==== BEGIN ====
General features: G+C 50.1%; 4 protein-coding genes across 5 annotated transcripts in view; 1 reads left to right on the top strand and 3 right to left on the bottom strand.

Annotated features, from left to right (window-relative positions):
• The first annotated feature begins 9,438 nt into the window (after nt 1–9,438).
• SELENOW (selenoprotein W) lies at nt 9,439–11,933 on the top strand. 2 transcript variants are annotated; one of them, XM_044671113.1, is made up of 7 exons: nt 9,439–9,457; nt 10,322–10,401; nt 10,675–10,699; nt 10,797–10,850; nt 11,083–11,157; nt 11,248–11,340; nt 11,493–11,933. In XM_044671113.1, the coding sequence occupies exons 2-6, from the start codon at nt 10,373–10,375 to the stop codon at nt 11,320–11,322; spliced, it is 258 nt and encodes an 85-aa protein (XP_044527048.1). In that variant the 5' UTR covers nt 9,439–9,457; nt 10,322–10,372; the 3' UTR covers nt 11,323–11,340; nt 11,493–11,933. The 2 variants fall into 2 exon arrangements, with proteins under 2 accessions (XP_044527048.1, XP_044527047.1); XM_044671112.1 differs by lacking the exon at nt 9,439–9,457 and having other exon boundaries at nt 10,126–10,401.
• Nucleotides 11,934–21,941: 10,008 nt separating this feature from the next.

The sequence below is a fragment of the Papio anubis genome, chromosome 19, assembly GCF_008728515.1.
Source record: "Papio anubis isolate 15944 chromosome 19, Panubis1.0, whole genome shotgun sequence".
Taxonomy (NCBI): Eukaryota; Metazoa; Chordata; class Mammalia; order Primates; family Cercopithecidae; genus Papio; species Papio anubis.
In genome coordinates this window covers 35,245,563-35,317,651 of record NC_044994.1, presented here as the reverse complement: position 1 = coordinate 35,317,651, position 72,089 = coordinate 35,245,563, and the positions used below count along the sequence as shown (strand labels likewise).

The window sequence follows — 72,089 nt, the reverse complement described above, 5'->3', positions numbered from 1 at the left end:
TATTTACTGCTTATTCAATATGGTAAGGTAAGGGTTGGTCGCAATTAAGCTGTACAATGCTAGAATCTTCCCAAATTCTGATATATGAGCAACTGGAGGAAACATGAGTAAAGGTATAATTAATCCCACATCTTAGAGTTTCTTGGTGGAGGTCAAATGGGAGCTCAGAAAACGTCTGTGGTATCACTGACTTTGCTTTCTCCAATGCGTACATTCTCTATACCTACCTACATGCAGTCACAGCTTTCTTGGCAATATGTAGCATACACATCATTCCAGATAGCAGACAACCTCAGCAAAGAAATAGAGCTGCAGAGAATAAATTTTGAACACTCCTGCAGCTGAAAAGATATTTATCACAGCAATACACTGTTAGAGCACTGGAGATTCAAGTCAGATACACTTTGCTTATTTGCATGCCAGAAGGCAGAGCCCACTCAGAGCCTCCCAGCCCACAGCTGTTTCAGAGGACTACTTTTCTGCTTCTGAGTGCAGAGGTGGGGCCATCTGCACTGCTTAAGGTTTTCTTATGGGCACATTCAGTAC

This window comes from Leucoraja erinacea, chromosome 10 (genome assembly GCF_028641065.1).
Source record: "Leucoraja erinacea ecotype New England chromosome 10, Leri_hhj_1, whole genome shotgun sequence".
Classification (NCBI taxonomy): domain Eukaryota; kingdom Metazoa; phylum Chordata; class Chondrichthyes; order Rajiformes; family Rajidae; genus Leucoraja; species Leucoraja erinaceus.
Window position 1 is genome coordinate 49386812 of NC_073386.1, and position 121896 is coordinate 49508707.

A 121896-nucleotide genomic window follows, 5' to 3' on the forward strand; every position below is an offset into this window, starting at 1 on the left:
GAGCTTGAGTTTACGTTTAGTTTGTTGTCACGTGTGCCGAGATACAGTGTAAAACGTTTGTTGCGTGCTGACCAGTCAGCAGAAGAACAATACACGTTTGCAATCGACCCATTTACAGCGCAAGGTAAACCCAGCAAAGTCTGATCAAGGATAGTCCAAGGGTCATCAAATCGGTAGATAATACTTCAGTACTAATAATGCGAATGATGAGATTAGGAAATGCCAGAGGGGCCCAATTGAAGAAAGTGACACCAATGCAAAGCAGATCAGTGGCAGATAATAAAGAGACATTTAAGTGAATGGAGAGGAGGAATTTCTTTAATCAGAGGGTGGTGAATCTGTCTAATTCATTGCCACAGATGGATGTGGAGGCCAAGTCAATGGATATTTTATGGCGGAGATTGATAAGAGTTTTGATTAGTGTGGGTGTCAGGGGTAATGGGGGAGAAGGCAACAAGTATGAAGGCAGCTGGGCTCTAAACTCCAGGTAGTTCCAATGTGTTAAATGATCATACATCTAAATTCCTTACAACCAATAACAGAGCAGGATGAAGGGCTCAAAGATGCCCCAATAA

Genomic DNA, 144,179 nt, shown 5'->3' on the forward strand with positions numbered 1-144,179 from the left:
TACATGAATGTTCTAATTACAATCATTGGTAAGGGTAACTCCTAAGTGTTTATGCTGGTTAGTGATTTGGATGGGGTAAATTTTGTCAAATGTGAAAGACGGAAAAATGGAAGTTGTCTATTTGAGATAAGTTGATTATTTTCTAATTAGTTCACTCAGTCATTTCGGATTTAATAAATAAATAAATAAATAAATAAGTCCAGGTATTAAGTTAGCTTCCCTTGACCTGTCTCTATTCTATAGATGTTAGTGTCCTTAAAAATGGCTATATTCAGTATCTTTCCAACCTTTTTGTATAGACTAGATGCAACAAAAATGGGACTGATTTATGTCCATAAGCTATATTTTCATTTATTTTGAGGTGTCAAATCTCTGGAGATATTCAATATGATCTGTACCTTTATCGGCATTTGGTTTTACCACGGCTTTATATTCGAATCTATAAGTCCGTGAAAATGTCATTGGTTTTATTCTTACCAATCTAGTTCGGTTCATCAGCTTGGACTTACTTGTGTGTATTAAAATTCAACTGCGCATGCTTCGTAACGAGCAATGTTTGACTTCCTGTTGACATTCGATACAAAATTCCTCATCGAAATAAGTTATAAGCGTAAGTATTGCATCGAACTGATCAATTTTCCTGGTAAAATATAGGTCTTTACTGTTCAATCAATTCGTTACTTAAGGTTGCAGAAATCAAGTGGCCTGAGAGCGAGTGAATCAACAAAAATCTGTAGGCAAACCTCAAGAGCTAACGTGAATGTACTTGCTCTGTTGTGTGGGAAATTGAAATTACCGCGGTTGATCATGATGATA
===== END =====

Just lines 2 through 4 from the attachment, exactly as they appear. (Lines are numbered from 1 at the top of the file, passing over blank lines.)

Annotated features, from left to right (window-relative positions):
• The first annotated feature begins 9,438 nt into the window (after nt 1–9,438).
• SELENOW (selenoprotein W) lies at nt 9,439–11,933 on the top strand. 2 transcript variants are annotated; one of them, XM_044671113.1, is made up of 7 exons: nt 9,439–9,457; nt 10,322–10,401; nt 10,675–10,699; nt 10,797–10,850; nt 11,083–11,157; nt 11,248–11,340; nt 11,493–11,933. In XM_044671113.1, the coding sequence occupies exons 2-6, from the start codon at nt 10,373–10,375 to the stop codon at nt 11,320–11,322; spliced, it is 258 nt and encodes an 85-aa protein (XP_044527048.1). In that variant the 5' UTR covers nt 9,439–9,457; nt 10,322–10,372; the 3' UTR covers nt 11,323–11,340; nt 11,493–11,933. The 2 variants fall into 2 exon arrangements, with proteins under 2 accessions (XP_044527048.1, XP_044527047.1); XM_044671112.1 differs by lacking the exon at nt 9,439–9,457 and having other exon boundaries at nt 10,126–10,401.